Have you ever noticed a tendency to drink some water or other liquid sustenance right before going to bed? It’s a common occurrence although the reason behind this action has not been well understood. This unfortunately has led to a rather large-scale debate regarding the potential health benefits and risks of having a swig before sleep.
Over the years, some researchers have suggested the action is based on a physiological need, such as elevated body temperature or low water concentration in blood. Others have suggested this action is psychological rather than biological in nature as it increases the chances for REM sleep and dreaming. Then there are those who feel this action has no health value at all. After all, drinking immediately before sleep means you will no doubt have to disturb your regular period of rest for a quick bathroom break.
For a group of researchers at McGill University led by Dr. Charles Bourque, none of these arguments appeared to be correct. They felt there was a nascent, neurological reason for this swig before slumber. They decided to explore this trait in mice in the hopes of finding the mechanism behind the nightly thirst. Their discovery, which now published in the journal Nature, revealed the reason for this process may more important than once believed.
The first step was to act as mythbusters and show thirst had nothing to do with physiological needs. They did this by restricting various components of diet and monitoring various vital signs such as temperature, blood salinity, and water concentration in blood. None of these changes amounted to any difference in water intake. The animals still went for water right before bed.
To remove the second theory – psychological motivation – the team explored which areas of the brain were responsible for this need for hydration. This was not all that difficult as they already had one area in mind for testing. It’s called the organum vasculosum lamina terminalis, or OVLT. It’s a small, bead-like structure near the hypothalamus and is responsible for thirst . In addition, this area has no involvement in the production of dreams.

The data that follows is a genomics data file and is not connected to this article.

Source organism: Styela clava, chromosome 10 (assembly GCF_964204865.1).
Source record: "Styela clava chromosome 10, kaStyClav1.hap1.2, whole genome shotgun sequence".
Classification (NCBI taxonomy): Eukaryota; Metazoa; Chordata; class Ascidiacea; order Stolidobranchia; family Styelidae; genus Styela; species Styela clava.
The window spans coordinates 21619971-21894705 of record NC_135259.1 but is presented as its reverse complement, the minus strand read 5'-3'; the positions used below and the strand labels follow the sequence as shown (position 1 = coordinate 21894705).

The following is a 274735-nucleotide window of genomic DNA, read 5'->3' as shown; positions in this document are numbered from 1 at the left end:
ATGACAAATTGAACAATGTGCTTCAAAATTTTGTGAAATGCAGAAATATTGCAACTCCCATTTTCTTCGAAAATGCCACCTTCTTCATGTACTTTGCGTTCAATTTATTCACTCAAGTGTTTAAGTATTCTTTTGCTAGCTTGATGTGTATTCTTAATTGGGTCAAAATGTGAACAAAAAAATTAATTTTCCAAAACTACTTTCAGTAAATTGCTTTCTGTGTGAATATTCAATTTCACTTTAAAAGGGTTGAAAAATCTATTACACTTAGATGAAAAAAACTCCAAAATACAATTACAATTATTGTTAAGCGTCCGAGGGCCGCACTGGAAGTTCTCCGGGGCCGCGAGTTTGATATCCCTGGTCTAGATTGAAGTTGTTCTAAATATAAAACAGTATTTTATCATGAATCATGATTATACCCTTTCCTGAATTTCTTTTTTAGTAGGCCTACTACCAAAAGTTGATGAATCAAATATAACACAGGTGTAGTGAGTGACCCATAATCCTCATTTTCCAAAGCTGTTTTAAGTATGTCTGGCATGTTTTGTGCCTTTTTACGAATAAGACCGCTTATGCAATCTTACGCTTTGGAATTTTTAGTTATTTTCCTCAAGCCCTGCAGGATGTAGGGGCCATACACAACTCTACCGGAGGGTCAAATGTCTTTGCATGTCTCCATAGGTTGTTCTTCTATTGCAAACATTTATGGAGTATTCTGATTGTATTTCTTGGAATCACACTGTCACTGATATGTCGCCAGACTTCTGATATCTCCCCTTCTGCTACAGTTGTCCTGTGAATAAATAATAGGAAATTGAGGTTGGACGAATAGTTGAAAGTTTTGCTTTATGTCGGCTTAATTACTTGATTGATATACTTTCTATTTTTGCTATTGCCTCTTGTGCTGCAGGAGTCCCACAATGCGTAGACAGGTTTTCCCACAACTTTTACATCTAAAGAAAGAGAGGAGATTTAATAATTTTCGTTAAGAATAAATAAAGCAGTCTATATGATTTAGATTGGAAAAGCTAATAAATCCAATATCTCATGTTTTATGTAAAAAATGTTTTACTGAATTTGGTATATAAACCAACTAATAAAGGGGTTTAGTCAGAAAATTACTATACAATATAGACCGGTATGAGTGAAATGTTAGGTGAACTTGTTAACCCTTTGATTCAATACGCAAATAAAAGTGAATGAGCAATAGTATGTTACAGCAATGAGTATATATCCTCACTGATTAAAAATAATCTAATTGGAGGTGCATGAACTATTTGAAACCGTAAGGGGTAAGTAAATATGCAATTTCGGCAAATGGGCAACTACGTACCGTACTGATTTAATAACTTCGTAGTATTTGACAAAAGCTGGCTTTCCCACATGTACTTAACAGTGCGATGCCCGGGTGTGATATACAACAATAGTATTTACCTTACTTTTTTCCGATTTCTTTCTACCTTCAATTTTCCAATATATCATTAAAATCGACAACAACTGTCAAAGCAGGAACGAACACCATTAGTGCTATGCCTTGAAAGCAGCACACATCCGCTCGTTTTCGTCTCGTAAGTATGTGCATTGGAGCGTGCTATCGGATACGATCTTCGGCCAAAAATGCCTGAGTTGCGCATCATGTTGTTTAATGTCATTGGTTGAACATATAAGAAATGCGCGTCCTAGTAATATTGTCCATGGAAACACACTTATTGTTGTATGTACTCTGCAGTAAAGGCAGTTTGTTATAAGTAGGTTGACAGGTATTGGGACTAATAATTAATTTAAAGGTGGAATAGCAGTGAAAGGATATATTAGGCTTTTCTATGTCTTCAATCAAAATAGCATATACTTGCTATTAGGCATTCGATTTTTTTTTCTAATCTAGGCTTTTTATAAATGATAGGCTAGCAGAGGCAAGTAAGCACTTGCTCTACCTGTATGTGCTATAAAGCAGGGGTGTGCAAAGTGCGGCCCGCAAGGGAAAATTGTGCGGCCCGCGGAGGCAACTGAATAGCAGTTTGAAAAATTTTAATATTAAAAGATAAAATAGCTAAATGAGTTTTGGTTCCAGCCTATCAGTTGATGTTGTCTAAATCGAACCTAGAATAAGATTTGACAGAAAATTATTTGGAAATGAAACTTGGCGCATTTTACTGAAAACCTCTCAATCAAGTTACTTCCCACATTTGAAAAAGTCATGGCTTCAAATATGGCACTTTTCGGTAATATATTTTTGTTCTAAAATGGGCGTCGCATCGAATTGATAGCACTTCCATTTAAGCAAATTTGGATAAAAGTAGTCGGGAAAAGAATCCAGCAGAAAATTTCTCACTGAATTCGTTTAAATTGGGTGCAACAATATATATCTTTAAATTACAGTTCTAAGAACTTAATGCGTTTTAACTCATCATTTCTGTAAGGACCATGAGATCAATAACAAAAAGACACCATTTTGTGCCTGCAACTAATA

The team examined the activity of the OVLT during normal wakefulness, which they called the basal period; and right before bed, known as the anticipatory period. As expected, the OVLT was more active right before bedtime. This meant the urge for hydration had little to nothing to do with dreaming and instead was regulated by some other factor.
For the authors, the most likely molecule causing this sudden need for thirst was vasopressin. It’s long been known to be involved in water retention and acts as a neurotransmitter in the brain. They also had figured on the area of the brain responsible for this action. It’s known as the suprachiasmatic nucleus, though most call it the SCN. This area is known to be involved in circadian rhythm and contain vasopressin neurons.
When the team examined the SCN for the electrical activity of vasopressin neurons, they saw, as expected, a rise in their activity during the anticipatory period in comparison to the basal period. This observation suggested there was a link between the SCN and the OVLT, known as a projection and that vasopressin was the signal between the two regions.
To determine if this was indeed the route of vasopressin-based electrical activity, the team used optogenetics to modify the release of vasopressin. As expected, when vasopressin was released, the mice drank more in the anticipatory period. But when vasopressin was shut off, there was no difference in intake compared to the basal level.
With the mechanism all but determined, there was only one last experiment to perform. They had to knock out the actual receptor for vasopressin, appropriately known as vasopressin 1a receptor, or V1aR. When they did, the drinking rate stayed the same for both basal and anticipatory periods.
From the collection of results, the study reveals exactly how, at least in mice, the urge to have that beverage before bedtime occurs. As the body begins to anticipate the sleep period, the SCN begins to send vasopressin to the OVLT. Once here, the hormone acts as a neurotransmitter with V1aR to activate the neurons in that area. When they get excited, they send signals to initiate the thirst response.
The results of this study reveal the need to drink before bed is most likely a natural process. As to why this happens, the data shows that in the absence of water intake the mice become dehydrated overnight. Whether this is true for humans remains to be determined.
This study also offers a fascinating glimpse into the impressive spectrum of brain activities. In this case, the brain – using the clock – can predict physiological trouble and take preventative action to avoid imbalance. This concept of foreshadowing unveiled by the authors reveals how much we still haven’t uncovered amid the spectrum of brain functions. With more research such as theirs, we are certain to continue to gain insight – and no doubt captivation – about the yet undiscovered wonders of the brain.
Read the original research article here:
Clock-driven vasopressin neurotransmission mediates anticipatory thirst prior to sleep’, by C. Gizowski, C. Zaelzer, and C.W. Bourque is published in Nature, doi:10.1038/nature19756
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